• Transfer the dough to a lightly floured surface, add the bacon bits. Use hand to lightly knead the dough until all the bacon bits are well incorporated. Shape round and let it proof until double in size. Cover with a clingy wrap or wet towel. If the dough is too sticky, flour your hand and continue the kneading.

PicMonkey Collage1

  • Pre-heat the oven to 160 degree Celsius

  • When the dough double in size, punch the dough and roll the dough evenly into a 1 cm thickness . Use a cookie mould or any other desired mould to mould out the dough and transfer to a lightly greased baking tray. Gather the sides, roll flat and mould until all its done. Let it proof until at least double in size.

  • Bake in the pre-heated oven for 8-10 minutes or until lightly brown. Store in a covered container once the bread bites had completely cooled.



  • While kneading the dough, if your dough is too wet, add bread flour tablespoon to tablespoon until it form a pliable dough. If it is too dry, add milk or water teaspoon by teaspoon until it forms a pliable dough. There are many factors that may affect the dough condition, condition of flour, how wet is your puree can significantly affect the amount of liquid required. As such, you have to exercise judgment. A bit more or less is acceptable in bread making. 

  • The timing of the baking is relatively shorter and very much depend on your size. As long as the bottom of the bread is slightly brownish, it is considered as cooked. If you want to brown the top, you may need to monitor until it reach your desired colour tone. Over baking, however will make your tiny bread hard.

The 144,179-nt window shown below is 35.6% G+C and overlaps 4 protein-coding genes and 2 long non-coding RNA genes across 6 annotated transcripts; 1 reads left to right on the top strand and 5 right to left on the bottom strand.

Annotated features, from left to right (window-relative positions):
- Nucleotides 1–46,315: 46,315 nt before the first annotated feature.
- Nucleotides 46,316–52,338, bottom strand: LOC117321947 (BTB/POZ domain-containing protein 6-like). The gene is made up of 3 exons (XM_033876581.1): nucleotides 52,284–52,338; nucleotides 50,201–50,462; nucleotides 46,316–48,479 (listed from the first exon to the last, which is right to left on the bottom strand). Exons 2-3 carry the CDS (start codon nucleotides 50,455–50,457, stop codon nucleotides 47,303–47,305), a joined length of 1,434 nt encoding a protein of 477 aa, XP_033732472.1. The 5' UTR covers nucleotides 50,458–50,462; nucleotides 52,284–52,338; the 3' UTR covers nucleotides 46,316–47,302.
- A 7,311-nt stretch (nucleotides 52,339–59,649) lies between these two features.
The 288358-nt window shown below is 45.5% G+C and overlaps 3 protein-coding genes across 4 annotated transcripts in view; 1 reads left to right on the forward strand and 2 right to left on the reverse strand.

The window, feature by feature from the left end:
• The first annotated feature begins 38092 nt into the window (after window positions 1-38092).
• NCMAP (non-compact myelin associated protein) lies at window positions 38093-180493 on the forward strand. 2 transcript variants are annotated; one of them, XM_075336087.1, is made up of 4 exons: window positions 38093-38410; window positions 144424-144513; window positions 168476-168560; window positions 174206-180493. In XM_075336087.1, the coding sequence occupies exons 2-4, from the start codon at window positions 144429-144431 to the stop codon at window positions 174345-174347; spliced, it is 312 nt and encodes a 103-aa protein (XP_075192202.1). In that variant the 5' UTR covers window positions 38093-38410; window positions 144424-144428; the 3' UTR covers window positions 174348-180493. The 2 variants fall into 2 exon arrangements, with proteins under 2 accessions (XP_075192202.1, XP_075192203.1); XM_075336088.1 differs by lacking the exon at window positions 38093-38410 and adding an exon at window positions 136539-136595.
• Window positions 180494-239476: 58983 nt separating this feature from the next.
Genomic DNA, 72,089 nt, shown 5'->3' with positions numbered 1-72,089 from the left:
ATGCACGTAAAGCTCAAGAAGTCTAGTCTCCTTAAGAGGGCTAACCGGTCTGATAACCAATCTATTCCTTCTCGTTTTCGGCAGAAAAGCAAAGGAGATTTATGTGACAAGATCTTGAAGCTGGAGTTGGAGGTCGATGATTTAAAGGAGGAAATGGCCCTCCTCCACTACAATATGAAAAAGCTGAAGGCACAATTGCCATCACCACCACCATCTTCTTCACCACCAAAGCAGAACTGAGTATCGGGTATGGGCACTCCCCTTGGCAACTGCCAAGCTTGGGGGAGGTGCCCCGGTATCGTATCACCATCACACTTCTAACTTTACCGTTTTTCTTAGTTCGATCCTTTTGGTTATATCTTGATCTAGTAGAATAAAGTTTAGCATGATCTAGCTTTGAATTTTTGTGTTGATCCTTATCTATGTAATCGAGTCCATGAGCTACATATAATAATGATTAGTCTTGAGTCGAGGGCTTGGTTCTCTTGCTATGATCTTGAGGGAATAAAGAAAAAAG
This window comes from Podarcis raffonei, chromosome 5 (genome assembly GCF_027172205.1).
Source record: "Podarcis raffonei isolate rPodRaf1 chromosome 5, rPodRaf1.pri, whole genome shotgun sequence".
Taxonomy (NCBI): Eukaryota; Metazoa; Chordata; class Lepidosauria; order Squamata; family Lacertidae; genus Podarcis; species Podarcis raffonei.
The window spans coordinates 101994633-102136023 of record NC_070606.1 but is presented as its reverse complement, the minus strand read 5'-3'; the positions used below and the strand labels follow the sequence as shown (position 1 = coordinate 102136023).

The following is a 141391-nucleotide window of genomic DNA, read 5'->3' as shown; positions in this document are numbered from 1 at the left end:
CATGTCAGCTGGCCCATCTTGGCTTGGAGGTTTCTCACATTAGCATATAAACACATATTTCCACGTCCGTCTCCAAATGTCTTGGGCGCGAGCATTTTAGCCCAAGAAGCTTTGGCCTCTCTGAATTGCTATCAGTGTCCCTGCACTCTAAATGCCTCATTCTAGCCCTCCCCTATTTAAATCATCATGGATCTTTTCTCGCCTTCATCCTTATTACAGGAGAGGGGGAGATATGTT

This is a simple recipe with many variations. I believed it is suitable for new bakers. With its tiny size, any imperfection will not be obvious. If you want it to be sweet version, just add 2 tablespoons of sugar .. Otherwise, it will a savoury version as in the recipe. Feel free to change the bacon to bak kwa or even sausages..  As for cheese, if you like very strong cheesy flavour which does not suit my taste buds, you can use 2 tablespoons of parmesan cheese powder to substitute the cheddar cheese.. If you do not like oregano, why not change to chopped spring onion or even coriander?


Hope you like the post today. Cheers and have a nice day.




Shrimp Floss Rolls aka Sambal Udang Kering Mini Rolls (虾米卷)



This Chinese New Year goodies is not something new, I remembered that I have helped my families before when I was a kid..


It is an easy job but laborious.. What make your cookies stand out as compared to other households will be the neatness of the cookies that you have prepared with love. As I have rather large fingers, I do have difficulty in wrapping these mini rolls.. Pardon me for the fat and rather ugly wrapped rolls. For those who slimmer fingers, it should be much better.


I do not know who started to blend this Chinese style of pastry with the Malay style of condiments. What I can conclude is that it is definitely a good fusion. The slightly salty, aromatic and spicy shrimp floss was wrapped by the Chinese spring roll skin. After deep frying, the skin will become very crispy..It definitely provide an alternative to the house guest in a tray of sweet buttery cookies.